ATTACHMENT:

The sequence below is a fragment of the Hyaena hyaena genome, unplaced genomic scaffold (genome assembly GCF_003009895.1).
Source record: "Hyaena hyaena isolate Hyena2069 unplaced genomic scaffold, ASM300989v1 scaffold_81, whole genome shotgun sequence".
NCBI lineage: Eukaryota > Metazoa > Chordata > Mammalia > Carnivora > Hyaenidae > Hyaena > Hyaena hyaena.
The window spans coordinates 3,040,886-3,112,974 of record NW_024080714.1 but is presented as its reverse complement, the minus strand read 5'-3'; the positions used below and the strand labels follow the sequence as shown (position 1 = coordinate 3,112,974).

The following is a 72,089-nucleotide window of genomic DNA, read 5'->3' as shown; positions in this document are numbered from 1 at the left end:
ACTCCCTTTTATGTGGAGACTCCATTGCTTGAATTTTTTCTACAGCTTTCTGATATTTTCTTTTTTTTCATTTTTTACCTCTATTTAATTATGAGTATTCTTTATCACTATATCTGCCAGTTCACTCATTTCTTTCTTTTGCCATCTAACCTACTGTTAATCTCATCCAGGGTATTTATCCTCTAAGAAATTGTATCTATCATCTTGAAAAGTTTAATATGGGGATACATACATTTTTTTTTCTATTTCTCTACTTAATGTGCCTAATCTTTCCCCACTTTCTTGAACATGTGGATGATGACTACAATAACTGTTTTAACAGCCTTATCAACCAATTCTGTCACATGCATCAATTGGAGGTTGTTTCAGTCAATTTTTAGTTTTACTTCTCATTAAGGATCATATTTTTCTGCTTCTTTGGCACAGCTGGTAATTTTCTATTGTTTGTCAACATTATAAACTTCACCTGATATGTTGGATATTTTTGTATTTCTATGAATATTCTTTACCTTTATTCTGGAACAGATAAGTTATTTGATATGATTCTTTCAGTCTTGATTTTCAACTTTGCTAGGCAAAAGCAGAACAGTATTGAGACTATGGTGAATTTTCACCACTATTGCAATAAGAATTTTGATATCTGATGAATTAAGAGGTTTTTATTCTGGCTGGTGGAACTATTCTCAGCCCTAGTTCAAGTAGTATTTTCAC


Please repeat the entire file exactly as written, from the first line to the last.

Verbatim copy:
The sequence below is a fragment of the Hyaena hyaena genome, unplaced genomic scaffold (genome assembly GCF_003009895.1).
Source record: "Hyaena hyaena isolate Hyena2069 unplaced genomic scaffold, ASM300989v1 scaffold_81, whole genome shotgun sequence".
NCBI lineage: Eukaryota > Metazoa > Chordata > Mammalia > Carnivora > Hyaenidae > Hyaena > Hyaena hyaena.
The window spans coordinates 3,040,886-3,112,974 of record NW_024080714.1 but is presented as its reverse complement, the minus strand read 5'-3'; the positions used below and the strand labels follow the sequence as shown (position 1 = coordinate 3,112,974).

The following is a 72,089-nucleotide window of genomic DNA, read 5'->3' as shown; positions in this document are numbered from 1 at the left end:
ACTCCCTTTTATGTGGAGACTCCATTGCTTGAATTTTTTCTACAGCTTTCTGATATTTTCTTTTTTTTCATTTTTTACCTCTATTTAATTATGAGTATTCTTTATCACTATATCTGCCAGTTCACTCATTTCTTTCTTTTGCCATCTAACCTACTGTTAATCTCATCCAGGGTATTTATCCTCTAAGAAATTGTATCTATCATCTTGAAAAGTTTAATATGGGGATACATACATTTTTTTTTCTATTTCTCTACTTAATGTGCCTAATCTTTCCCCACTTTCTTGAACATGTGGATGATGACTACAATAACTGTTTTAACAGCCTTATCAACCAATTCTGTCACATGCATCAATTGGAGGTTGTTTCAGTCAATTTTTAGTTTTACTTCTCATTAAGGATCATATTTTTCTGCTTCTTTGGCACAGCTGGTAATTTTCTATTGTTTGTCAACATTATAAACTTCACCTGATATGTTGGATATTTTTGTATTTCTATGAATATTCTTTACCTTTATTCTGGAACAGATAAGTTATTTGATATGATTCTTTCAGTCTTGATTTTCAACTTTGCTAGGCAAAAGCAGAACAGTATTGAGACTATGGTGAATTTTCACCACTATTGCAATAAGAATTTTGATATCTGATGAATTAAGAGGTTTTTATTCTGGCTGGTGGAACTATTCTCAGCCCTAGTTCAAGTAGTATTTTCAC